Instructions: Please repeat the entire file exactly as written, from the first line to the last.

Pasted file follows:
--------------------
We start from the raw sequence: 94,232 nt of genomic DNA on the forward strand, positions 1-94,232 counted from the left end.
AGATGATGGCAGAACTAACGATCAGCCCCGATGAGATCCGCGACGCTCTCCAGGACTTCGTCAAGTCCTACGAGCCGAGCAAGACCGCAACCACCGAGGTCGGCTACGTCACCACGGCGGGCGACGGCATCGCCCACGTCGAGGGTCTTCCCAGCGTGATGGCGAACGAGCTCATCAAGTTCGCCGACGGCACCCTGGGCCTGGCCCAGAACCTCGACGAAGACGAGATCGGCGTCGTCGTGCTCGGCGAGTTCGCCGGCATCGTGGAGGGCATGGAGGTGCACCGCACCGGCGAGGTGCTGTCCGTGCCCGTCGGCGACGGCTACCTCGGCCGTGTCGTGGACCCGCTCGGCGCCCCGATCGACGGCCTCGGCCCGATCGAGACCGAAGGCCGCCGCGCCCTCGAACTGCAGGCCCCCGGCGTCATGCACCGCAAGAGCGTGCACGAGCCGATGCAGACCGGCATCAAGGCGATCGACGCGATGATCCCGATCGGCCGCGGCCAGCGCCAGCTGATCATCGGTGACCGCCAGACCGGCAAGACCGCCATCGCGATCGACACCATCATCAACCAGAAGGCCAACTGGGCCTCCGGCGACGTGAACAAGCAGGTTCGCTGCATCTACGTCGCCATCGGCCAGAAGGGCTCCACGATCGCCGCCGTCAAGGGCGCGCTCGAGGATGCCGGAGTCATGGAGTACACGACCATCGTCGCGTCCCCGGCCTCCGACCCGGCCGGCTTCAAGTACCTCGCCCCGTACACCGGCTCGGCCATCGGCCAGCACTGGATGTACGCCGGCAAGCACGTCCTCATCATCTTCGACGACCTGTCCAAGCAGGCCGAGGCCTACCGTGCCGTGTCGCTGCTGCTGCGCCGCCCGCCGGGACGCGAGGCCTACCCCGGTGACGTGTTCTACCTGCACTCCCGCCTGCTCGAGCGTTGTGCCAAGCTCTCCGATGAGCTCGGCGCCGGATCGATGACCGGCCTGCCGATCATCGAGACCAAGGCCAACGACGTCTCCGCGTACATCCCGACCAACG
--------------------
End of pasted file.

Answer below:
We start from the raw sequence: 94,232 nt of genomic DNA on the forward strand, positions 1-94,232 counted from the left end.
AGATGATGGCAGAACTAACGATCAGCCCCGATGAGATCCGCGACGCTCTCCAGGACTTCGTCAAGTCCTACGAGCCGAGCAAGACCGCAACCACCGAGGTCGGCTACGTCACCACGGCGGGCGACGGCATCGCCCACGTCGAGGGTCTTCCCAGCGTGATGGCGAACGAGCTCATCAAGTTCGCCGACGGCACCCTGGGCCTGGCCCAGAACCTCGACGAAGACGAGATCGGCGTCGTCGTGCTCGGCGAGTTCGCCGGCATCGTGGAGGGCATGGAGGTGCACCGCACCGGCGAGGTGCTGTCCGTGCCCGTCGGCGACGGCTACCTCGGCCGTGTCGTGGACCCGCTCGGCGCCCCGATCGACGGCCTCGGCCCGATCGAGACCGAAGGCCGCCGCGCCCTCGAACTGCAGGCCCCCGGCGTCATGCACCGCAAGAGCGTGCACGAGCCGATGCAGACCGGCATCAAGGCGATCGACGCGATGATCCCGATCGGCCGCGGCCAGCGCCAGCTGATCATCGGTGACCGCCAGACCGGCAAGACCGCCATCGCGATCGACACCATCATCAACCAGAAGGCCAACTGGGCCTCCGGCGACGTGAACAAGCAGGTTCGCTGCATCTACGTCGCCATCGGCCAGAAGGGCTCCACGATCGCCGCCGTCAAGGGCGCGCTCGAGGATGCCGGAGTCATGGAGTACACGACCATCGTCGCGTCCCCGGCCTCCGACCCGGCCGGCTTCAAGTACCTCGCCCCGTACACCGGCTCGGCCATCGGCCAGCACTGGATGTACGCCGGCAAGCACGTCCTCATCATCTTCGACGACCTGTCCAAGCAGGCCGAGGCCTACCGTGCCGTGTCGCTGCTGCTGCGCCGCCCGCCGGGACGCGAGGCCTACCCCGGTGACGTGTTCTACCTGCACTCCCGCCTGCTCGAGCGTTGTGCCAAGCTCTCCGATGAGCTCGGCGCCGGATCGATGACCGGCCTGCCGATCATCGAGACCAAGGCCAACGACGTCTCCGCGTACATCCCGACCAACG